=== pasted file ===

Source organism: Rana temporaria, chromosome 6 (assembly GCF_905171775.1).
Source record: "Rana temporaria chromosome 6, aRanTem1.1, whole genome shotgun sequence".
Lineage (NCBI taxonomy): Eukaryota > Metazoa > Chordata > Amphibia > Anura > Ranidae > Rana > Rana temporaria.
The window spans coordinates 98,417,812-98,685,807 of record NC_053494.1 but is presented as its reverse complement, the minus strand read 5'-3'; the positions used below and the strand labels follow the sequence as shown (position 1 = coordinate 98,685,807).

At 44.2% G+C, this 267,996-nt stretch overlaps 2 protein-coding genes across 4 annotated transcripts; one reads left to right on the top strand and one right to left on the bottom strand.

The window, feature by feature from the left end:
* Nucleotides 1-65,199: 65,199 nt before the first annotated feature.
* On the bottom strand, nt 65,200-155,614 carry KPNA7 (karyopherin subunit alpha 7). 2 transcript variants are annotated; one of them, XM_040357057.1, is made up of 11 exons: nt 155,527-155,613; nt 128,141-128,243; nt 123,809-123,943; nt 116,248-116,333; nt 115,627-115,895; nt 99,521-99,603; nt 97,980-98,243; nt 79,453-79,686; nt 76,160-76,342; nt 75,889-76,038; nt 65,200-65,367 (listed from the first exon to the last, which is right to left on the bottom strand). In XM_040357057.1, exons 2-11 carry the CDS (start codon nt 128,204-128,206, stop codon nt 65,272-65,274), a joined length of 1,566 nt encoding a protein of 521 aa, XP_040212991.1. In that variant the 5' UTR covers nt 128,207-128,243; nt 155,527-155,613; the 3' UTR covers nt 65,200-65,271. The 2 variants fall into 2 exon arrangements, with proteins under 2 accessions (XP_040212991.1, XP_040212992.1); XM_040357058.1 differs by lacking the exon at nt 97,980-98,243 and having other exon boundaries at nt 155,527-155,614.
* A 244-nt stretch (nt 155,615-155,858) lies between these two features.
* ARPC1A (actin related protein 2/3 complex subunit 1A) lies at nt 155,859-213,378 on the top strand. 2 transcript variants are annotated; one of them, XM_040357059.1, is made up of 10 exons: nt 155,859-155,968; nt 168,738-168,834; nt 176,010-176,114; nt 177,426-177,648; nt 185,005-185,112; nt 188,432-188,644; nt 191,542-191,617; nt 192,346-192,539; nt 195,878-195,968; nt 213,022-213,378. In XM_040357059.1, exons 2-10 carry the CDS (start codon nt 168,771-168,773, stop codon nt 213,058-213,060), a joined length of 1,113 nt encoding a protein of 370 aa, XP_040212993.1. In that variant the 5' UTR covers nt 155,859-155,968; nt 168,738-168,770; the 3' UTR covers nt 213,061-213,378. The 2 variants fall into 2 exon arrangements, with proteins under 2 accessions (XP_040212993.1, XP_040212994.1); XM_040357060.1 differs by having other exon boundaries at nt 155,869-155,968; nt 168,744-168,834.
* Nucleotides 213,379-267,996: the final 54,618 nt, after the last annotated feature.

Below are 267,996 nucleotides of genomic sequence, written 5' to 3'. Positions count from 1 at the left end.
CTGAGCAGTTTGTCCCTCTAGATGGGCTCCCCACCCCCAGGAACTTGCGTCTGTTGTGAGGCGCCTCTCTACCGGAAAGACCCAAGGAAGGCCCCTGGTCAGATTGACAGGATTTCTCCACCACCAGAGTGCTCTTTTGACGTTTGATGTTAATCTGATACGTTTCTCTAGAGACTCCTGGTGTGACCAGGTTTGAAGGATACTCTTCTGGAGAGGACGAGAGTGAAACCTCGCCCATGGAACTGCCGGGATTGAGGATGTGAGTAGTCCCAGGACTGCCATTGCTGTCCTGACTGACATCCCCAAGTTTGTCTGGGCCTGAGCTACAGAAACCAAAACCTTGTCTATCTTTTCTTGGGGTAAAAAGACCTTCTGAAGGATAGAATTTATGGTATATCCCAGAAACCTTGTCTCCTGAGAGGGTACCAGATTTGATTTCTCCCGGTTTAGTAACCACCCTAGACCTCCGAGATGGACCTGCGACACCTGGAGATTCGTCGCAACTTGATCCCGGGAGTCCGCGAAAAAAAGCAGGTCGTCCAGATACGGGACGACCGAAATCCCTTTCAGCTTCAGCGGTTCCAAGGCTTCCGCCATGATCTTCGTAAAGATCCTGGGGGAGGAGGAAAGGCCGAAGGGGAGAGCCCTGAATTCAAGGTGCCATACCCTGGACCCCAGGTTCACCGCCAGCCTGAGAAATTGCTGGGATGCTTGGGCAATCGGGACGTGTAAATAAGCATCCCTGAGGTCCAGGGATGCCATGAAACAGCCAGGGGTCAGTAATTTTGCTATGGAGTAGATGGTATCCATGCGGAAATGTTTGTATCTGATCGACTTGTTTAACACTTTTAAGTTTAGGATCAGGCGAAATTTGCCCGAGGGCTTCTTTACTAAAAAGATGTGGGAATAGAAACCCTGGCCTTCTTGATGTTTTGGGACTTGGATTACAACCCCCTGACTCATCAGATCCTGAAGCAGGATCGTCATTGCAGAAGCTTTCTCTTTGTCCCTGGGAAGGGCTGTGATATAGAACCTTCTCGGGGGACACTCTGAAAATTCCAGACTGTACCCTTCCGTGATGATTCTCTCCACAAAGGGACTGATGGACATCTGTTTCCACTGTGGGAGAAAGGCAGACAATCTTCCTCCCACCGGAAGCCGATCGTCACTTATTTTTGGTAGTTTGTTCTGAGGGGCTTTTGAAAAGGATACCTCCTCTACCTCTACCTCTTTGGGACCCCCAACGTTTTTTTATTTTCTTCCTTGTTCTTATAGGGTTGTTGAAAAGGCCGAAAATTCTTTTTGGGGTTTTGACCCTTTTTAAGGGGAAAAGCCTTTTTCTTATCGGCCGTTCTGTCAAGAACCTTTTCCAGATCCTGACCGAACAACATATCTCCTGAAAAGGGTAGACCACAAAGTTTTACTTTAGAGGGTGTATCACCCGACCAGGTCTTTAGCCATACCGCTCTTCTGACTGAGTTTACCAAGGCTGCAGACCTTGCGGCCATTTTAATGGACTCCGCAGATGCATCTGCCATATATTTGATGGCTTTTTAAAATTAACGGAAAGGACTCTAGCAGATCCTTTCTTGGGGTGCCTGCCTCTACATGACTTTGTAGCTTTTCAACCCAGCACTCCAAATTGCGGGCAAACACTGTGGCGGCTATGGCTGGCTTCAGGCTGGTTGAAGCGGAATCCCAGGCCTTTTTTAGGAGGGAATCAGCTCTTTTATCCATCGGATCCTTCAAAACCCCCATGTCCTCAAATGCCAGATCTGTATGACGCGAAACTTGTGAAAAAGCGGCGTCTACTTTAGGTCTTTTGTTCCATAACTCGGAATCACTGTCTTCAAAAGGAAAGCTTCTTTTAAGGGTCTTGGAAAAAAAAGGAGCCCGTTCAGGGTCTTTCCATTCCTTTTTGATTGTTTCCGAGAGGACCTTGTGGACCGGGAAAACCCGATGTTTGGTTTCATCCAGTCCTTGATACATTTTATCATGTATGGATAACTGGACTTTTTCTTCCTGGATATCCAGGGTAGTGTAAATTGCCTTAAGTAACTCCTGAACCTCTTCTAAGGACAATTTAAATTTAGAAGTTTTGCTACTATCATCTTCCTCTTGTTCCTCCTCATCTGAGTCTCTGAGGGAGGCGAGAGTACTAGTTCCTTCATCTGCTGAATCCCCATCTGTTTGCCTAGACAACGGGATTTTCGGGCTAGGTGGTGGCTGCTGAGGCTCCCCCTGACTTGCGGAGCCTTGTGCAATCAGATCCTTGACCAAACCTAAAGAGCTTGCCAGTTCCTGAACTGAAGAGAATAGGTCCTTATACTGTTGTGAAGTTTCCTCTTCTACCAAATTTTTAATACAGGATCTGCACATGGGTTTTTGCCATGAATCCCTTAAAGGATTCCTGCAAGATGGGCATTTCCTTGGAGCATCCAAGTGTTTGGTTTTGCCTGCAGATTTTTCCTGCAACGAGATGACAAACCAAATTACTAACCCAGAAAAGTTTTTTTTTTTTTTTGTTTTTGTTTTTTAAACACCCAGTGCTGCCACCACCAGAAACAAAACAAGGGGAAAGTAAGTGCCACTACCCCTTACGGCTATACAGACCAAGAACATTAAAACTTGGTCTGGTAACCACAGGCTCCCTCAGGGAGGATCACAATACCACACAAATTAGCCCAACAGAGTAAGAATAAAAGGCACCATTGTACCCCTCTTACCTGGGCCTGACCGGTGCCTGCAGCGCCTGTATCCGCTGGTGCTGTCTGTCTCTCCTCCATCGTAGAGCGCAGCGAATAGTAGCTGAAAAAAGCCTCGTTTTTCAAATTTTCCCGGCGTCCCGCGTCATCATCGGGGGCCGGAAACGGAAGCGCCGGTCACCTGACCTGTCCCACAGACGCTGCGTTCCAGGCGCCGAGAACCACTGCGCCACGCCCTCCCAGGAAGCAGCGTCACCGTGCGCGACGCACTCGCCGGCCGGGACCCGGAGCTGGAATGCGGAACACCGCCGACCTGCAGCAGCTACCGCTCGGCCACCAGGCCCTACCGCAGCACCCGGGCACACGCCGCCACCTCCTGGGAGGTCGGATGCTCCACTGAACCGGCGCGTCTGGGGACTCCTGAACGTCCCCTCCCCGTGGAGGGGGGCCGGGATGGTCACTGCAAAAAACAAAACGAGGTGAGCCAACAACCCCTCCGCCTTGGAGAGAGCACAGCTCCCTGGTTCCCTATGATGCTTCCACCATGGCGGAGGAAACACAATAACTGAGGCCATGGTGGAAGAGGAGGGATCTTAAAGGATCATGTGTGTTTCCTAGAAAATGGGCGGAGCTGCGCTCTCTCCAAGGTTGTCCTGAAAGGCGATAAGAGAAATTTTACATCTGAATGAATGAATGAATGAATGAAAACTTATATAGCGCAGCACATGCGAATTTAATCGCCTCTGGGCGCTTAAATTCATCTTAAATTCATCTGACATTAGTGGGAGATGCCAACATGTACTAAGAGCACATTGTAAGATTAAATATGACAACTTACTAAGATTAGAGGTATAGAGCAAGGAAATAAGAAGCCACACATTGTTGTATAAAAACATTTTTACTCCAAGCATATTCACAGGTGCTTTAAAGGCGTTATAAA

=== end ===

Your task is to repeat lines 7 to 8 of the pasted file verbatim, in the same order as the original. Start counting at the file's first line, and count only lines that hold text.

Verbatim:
* Nucleotides 1-65,199: 65,199 nt before the first annotated feature.
* On the bottom strand, nt 65,200-155,614 carry KPNA7 (karyopherin subunit alpha 7). 2 transcript variants are annotated; one of them, XM_040357057.1, is made up of 11 exons: nt 155,527-155,613; nt 128,141-128,243; nt 123,809-123,943; nt 116,248-116,333; nt 115,627-115,895; nt 99,521-99,603; nt 97,980-98,243; nt 79,453-79,686; nt 76,160-76,342; nt 75,889-76,038; nt 65,200-65,367 (listed from the first exon to the last, which is right to left on the bottom strand). In XM_040357057.1, exons 2-11 carry the CDS (start codon nt 128,204-128,206, stop codon nt 65,272-65,274), a joined length of 1,566 nt encoding a protein of 521 aa, XP_040212991.1. In that variant the 5' UTR covers nt 128,207-128,243; nt 155,527-155,613; the 3' UTR covers nt 65,200-65,271. The 2 variants fall into 2 exon arrangements, with proteins under 2 accessions (XP_040212991.1, XP_040212992.1); XM_040357058.1 differs by lacking the exon at nt 97,980-98,243 and having other exon boundaries at nt 155,527-155,614.